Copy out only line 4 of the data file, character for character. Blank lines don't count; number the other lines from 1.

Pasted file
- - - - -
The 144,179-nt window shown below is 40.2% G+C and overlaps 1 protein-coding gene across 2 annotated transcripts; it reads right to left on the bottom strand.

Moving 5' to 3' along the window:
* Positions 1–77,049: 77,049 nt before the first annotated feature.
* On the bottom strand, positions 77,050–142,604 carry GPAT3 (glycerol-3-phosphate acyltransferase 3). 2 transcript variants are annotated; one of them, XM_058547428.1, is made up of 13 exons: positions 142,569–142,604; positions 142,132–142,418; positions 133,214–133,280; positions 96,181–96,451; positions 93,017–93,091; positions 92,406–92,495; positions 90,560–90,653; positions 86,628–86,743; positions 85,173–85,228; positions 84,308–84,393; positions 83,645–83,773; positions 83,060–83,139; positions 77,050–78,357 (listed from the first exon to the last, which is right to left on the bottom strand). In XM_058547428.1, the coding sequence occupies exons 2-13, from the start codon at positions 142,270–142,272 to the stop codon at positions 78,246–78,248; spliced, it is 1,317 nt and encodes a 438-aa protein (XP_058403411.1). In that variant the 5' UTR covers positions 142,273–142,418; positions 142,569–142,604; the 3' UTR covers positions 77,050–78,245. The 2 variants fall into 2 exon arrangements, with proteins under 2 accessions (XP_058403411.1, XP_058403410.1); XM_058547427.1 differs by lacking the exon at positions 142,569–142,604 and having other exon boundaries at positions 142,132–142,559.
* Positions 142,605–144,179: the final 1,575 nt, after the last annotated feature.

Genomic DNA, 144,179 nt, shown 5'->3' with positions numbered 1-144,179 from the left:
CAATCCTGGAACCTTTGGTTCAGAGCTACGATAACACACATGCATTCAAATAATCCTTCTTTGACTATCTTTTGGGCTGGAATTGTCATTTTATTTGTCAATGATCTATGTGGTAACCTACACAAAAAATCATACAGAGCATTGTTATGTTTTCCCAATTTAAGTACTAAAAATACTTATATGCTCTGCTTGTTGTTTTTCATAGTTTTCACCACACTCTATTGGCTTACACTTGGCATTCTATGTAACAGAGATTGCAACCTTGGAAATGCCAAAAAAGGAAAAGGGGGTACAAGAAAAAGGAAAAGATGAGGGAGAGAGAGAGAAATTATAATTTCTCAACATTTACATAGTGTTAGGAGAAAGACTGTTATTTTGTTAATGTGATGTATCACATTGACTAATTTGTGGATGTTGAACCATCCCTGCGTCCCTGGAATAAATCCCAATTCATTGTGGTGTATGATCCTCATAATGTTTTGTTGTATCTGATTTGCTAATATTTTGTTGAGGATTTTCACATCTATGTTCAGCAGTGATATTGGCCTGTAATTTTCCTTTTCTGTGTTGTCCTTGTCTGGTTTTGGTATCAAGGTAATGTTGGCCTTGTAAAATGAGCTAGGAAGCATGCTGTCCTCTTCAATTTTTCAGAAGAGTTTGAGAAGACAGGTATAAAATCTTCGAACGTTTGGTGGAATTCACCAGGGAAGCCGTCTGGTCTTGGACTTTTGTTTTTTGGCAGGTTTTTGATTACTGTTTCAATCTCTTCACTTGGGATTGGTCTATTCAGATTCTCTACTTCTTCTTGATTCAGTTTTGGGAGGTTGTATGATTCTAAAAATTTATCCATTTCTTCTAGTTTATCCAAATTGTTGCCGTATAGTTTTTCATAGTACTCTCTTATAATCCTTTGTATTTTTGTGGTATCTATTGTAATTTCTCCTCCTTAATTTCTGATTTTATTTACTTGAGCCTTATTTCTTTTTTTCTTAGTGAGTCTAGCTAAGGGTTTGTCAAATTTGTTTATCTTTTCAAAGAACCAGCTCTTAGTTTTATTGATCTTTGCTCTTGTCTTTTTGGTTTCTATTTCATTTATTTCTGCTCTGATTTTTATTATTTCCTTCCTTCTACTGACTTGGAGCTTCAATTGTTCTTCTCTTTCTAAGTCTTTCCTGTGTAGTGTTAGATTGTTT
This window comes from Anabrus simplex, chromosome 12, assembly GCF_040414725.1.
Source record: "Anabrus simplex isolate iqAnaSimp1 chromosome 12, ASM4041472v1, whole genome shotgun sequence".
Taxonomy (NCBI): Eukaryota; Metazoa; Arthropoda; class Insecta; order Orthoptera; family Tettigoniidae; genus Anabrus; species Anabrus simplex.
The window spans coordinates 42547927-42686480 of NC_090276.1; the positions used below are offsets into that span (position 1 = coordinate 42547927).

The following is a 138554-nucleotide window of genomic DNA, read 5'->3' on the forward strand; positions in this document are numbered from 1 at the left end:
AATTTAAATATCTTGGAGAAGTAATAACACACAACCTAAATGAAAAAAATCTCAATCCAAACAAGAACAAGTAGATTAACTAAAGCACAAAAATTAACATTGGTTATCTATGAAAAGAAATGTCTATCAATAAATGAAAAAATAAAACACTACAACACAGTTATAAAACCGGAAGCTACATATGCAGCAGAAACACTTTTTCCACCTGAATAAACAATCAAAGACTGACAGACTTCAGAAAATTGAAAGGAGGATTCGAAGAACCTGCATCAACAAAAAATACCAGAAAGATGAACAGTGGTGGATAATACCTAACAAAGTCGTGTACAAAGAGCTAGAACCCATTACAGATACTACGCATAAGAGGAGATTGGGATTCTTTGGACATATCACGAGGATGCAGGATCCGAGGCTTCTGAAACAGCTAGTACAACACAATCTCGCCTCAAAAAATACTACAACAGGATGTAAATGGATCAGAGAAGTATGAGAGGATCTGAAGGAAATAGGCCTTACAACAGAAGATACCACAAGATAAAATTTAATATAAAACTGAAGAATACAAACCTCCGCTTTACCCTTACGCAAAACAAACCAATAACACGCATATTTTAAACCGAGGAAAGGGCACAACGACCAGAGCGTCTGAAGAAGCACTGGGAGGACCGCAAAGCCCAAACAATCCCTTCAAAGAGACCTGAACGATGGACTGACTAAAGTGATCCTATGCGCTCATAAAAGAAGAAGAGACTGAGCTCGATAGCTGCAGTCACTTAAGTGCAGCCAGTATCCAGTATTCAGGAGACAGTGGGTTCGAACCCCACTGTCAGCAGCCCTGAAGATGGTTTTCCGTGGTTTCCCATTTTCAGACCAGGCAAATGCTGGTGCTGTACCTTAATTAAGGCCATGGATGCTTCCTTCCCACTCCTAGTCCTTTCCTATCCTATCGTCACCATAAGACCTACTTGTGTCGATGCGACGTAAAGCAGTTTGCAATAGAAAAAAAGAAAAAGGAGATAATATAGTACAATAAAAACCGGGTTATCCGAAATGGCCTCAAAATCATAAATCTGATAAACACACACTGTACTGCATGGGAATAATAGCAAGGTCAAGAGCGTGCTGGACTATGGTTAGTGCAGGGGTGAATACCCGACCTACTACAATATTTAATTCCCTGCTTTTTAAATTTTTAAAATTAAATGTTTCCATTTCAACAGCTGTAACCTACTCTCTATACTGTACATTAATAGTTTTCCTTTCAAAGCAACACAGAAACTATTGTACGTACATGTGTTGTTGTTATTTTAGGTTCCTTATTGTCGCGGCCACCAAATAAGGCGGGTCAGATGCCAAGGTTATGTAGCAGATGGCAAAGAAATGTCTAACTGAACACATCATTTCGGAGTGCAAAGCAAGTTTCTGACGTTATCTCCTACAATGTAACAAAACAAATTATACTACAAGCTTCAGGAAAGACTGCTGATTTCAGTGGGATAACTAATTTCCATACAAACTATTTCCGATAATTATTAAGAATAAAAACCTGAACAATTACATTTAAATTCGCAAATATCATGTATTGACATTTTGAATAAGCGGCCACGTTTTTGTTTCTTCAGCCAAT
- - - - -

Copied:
* On the bottom strand, positions 77,050–142,604 carry GPAT3 (glycerol-3-phosphate acyltransferase 3). 2 transcript variants are annotated; one of them, XM_058547428.1, is made up of 13 exons: positions 142,569–142,604; positions 142,132–142,418; positions 133,214–133,280; positions 96,181–96,451; positions 93,017–93,091; positions 92,406–92,495; positions 90,560–90,653; positions 86,628–86,743; positions 85,173–85,228; positions 84,308–84,393; positions 83,645–83,773; positions 83,060–83,139; positions 77,050–78,357 (listed from the first exon to the last, which is right to left on the bottom strand). In XM_058547428.1, the coding sequence occupies exons 2-13, from the start codon at positions 142,270–142,272 to the stop codon at positions 78,246–78,248; spliced, it is 1,317 nt and encodes a 438-aa protein (XP_058403411.1). In that variant the 5' UTR covers positions 142,273–142,418; positions 142,569–142,604; the 3' UTR covers positions 77,050–78,245. The 2 variants fall into 2 exon arrangements, with proteins under 2 accessions (XP_058403411.1, XP_058403410.1); XM_058547427.1 differs by lacking the exon at positions 142,569–142,604 and having other exon boundaries at positions 142,132–142,559.